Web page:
Austrians face austerity package and tax hikes
Feb 10, 2012, 13:40 GMT
Vienna - Austria's government on Friday announced budget cuts and higher taxes totalling nearly 27 billion euros (36 billion dollars) over the next five years to balance the budget until 2016.
The budget deficit had risen over the past year as the government spent money to cushion the effects of the global financial and economic crises.
'These costs have to be paid back,' Social Democratic Chancellor Werner Faymann said.
Recent months had shown that it was necessary 'not to wait like Greece, Spain, Portugal, even Italy, until interest rises so high that you are no longer the master of your own budget and have to negotiate with international funds,' he added.
Pensioners and public servants are to bear the brunt of the savings, through lower or deferred pay raises.
The government coalition of Social Democrats (SPOe) and the centre-right People's Party (OeVP) also aims to raise the average retirement age from 58 to 62 by paying early retirees less.
As a symbolic measure with little impact on the budget, the government would like to reduce the number of legislators and ministers by around 10 per cent - but downsizing parliament would need the agreement of the opposition.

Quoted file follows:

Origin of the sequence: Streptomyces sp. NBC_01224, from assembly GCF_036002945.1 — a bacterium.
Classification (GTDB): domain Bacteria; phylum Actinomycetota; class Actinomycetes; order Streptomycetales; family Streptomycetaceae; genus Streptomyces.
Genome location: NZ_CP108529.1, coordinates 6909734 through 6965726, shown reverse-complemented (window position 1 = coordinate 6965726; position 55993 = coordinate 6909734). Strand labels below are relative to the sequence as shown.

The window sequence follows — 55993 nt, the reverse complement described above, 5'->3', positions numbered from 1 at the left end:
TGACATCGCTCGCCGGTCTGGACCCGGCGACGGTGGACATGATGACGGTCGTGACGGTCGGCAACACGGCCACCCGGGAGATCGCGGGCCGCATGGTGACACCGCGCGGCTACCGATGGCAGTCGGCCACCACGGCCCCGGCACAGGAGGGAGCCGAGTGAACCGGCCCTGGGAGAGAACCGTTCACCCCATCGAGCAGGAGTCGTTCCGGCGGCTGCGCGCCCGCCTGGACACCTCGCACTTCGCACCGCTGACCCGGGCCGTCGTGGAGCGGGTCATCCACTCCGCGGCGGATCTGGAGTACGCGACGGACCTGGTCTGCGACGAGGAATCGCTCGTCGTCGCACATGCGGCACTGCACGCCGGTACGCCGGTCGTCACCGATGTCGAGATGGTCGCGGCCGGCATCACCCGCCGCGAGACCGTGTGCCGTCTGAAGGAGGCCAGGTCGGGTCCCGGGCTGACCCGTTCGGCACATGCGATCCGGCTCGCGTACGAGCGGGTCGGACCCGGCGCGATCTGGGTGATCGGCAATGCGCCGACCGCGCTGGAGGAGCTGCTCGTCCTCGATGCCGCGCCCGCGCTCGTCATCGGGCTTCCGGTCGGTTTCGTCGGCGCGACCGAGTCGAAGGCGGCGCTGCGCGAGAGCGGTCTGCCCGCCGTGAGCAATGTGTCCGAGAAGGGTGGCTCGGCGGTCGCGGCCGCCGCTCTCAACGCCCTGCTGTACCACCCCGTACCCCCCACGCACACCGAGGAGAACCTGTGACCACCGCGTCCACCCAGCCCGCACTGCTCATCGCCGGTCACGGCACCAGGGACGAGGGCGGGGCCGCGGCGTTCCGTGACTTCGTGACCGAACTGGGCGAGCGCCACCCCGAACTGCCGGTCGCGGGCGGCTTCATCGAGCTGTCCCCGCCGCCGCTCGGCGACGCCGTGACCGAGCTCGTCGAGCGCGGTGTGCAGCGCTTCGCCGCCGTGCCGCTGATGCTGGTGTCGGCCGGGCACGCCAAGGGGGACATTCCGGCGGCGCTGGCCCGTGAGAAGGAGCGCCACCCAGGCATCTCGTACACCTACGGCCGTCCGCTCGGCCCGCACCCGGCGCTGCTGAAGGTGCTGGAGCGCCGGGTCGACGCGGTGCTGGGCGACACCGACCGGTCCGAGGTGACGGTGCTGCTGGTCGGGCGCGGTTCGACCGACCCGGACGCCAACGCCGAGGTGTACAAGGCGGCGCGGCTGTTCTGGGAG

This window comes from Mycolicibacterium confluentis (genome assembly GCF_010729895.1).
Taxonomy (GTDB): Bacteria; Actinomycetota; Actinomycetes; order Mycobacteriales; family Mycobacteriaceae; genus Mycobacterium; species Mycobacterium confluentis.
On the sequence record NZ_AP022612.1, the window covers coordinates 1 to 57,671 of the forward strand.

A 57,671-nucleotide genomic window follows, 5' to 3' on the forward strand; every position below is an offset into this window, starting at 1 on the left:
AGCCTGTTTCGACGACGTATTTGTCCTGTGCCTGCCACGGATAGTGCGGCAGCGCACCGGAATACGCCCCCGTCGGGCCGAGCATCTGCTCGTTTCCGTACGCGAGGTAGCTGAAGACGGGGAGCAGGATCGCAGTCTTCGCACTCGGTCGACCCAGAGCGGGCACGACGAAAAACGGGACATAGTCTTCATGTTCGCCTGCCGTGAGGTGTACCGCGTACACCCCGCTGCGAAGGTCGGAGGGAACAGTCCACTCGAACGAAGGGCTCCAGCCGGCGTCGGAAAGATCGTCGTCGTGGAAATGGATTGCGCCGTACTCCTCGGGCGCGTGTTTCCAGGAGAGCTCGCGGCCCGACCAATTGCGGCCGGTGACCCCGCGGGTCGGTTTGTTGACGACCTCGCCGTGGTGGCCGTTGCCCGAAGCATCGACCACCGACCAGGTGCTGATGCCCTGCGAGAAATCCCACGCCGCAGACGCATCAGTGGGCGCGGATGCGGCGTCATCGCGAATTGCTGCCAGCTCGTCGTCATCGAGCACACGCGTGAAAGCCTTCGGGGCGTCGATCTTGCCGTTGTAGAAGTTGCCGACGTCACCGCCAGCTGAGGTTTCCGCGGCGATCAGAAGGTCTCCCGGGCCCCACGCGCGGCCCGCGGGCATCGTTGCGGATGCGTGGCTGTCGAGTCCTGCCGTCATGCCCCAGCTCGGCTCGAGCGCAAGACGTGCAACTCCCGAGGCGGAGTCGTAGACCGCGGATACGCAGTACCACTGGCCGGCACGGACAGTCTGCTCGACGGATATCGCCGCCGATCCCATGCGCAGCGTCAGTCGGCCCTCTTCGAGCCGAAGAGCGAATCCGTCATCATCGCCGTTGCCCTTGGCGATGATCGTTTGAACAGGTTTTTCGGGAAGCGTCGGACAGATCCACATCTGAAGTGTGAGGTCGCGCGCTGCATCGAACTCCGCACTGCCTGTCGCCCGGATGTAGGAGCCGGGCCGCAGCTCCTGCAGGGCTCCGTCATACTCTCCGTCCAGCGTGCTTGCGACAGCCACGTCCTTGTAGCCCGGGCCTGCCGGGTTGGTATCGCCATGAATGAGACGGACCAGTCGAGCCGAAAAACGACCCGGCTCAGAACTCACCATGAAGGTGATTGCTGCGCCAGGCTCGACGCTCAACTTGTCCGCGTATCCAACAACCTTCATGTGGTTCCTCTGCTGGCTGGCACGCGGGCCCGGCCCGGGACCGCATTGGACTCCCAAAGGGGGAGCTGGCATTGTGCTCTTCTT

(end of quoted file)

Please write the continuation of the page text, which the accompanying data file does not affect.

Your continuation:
Top earners, real estate investors and Austrian companies operating abroad are facing higher taxes.
Opposition parties said that the austerity measures did not contain structural reforms of public administration and the health sector, and that the financial industry and rich people were not taxed enough.
However, there were no calls for strikes or protests, as the state employees union and pensioner representatives were involved in the government negotiations.
The austerity package also includes a plan to scale down construction of the Brenner rail tunnel connecting Austria and Italy along a key trade route through the Alps.
Austria's current budget for 2012 is nearly 74 billion euros for 2012, with an expected deficit of 9 billion euros.
The government has said it aims to lower the deficit to below 3 per cent of gross domestic product this year, in line with eurozone requirements. Last year's rate was 3.4 per cent.
The austerity measures came after rating agency Standard & Poor's stripped Austria of its top ranking last month and the government responded by vowing to reclaim its AAA status.